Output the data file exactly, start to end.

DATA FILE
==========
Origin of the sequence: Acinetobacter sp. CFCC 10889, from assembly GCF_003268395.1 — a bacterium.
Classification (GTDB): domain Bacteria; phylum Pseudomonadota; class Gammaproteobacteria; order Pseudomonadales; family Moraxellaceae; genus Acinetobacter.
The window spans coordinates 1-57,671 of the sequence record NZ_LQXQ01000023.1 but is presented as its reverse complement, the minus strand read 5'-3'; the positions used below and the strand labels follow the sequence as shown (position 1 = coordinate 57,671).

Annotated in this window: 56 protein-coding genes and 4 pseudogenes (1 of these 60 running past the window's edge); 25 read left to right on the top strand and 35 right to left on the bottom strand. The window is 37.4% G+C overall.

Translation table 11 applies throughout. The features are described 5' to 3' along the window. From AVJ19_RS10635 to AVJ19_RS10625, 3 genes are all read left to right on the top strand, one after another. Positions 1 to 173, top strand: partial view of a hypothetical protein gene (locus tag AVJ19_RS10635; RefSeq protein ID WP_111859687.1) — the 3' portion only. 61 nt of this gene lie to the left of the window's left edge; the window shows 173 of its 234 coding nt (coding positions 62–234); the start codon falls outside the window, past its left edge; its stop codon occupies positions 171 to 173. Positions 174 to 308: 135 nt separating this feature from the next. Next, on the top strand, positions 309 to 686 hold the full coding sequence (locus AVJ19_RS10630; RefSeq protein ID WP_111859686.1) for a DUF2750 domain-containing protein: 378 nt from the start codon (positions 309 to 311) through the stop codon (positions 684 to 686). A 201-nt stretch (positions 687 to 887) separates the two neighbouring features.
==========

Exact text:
Origin of the sequence: Acinetobacter sp. CFCC 10889, from assembly GCF_003268395.1 — a bacterium.
Classification (GTDB): domain Bacteria; phylum Pseudomonadota; class Gammaproteobacteria; order Pseudomonadales; family Moraxellaceae; genus Acinetobacter.
The window spans coordinates 1-57,671 of the sequence record NZ_LQXQ01000023.1 but is presented as its reverse complement, the minus strand read 5'-3'; the positions used below and the strand labels follow the sequence as shown (position 1 = coordinate 57,671).

Annotated in this window: 56 protein-coding genes and 4 pseudogenes (1 of these 60 running past the window's edge); 25 read left to right on the top strand and 35 right to left on the bottom strand. The window is 37.4% G+C overall.

Translation table 11 applies throughout. The features are described 5' to 3' along the window. From AVJ19_RS10635 to AVJ19_RS10625, 3 genes are all read left to right on the top strand, one after another. Positions 1 to 173, top strand: partial view of a hypothetical protein gene (locus tag AVJ19_RS10635; RefSeq protein ID WP_111859687.1) — the 3' portion only. 61 nt of this gene lie to the left of the window's left edge; the window shows 173 of its 234 coding nt (coding positions 62–234); the start codon falls outside the window, past its left edge; its stop codon occupies positions 171 to 173. Positions 174 to 308: 135 nt separating this feature from the next. Next, on the top strand, positions 309 to 686 hold the full coding sequence (locus AVJ19_RS10630; RefSeq protein ID WP_111859686.1) for a DUF2750 domain-containing protein: 378 nt from the start codon (positions 309 to 311) through the stop codon (positions 684 to 686). A 201-nt stretch (positions 687 to 887) separates the two neighbouring features.